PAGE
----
Under pressure from a fall in oil prices to near 14-year lows of $26 a barrel in 2016, major oil and gas companies in the North Sea have been forced to sell assets to private equity-backed investors and specialized operators.
Delek said the deal, backdated to January 1 and pending regulatory approval, will quadruple Ithaca’s pro-forma production to 80,000 barrels of oil equivalent per day.
Cash coming in from the field since January 1 will probably bring the price down to around $1.65 billion on completion.
Delek said last month that it had submitted a proposal to buy the assets through Ithaca, financed mainly by reserve-based debt, after Reuters reported it was close to a deal, in another step toward its expected listing.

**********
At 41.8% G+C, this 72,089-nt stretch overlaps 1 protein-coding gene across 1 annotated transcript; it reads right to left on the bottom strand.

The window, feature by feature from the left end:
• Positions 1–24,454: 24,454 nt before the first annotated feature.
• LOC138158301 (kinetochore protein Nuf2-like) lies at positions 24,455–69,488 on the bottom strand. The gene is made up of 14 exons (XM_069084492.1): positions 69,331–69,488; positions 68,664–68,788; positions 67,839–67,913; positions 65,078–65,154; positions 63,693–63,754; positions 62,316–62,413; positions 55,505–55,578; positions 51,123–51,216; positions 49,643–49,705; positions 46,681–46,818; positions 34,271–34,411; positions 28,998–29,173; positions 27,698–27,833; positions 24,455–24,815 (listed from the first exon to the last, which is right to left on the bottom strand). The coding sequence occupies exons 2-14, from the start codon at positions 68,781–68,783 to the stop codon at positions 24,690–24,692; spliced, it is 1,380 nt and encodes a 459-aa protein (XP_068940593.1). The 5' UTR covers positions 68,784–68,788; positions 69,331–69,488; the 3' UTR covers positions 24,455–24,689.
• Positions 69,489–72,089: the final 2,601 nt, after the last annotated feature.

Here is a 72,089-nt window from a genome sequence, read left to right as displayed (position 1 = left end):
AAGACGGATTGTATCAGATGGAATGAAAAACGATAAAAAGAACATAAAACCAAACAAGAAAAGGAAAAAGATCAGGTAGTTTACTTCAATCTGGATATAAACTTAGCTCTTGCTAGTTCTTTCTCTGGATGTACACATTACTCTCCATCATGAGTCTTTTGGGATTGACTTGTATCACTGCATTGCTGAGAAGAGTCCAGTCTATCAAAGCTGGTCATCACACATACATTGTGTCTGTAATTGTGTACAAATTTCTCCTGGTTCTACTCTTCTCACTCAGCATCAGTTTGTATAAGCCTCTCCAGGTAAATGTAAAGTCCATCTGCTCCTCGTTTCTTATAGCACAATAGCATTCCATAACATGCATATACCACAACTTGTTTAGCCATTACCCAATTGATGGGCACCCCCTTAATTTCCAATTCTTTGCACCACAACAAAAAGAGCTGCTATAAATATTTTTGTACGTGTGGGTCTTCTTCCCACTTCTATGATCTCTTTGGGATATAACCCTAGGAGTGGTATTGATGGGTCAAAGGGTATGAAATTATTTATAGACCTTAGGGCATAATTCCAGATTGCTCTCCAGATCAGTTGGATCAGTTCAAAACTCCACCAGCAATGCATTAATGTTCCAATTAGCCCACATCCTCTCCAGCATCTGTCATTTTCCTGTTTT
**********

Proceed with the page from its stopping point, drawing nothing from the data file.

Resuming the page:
It leaves Chevron with a heavily reduced North Sea footprint, including its 19.4 stake in the BP-operated Clair field west of Scotland’s Shetlands islands.
“We see exciting growth opportunities in the North Sea,” said Delek Chief Executive Asi Bartfeld.
Norway’s DNO this month said it aims to boost production in the North Sea by making more acquisitions, while ConocoPhillips recently sold its assets in the North Sea to private equity-backed Chrysaor.
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Delek lost out to Equinor earlier this month in a $1 billion deal with Royal Dutch Shell for a stake in a field in the Gulf of Mexico.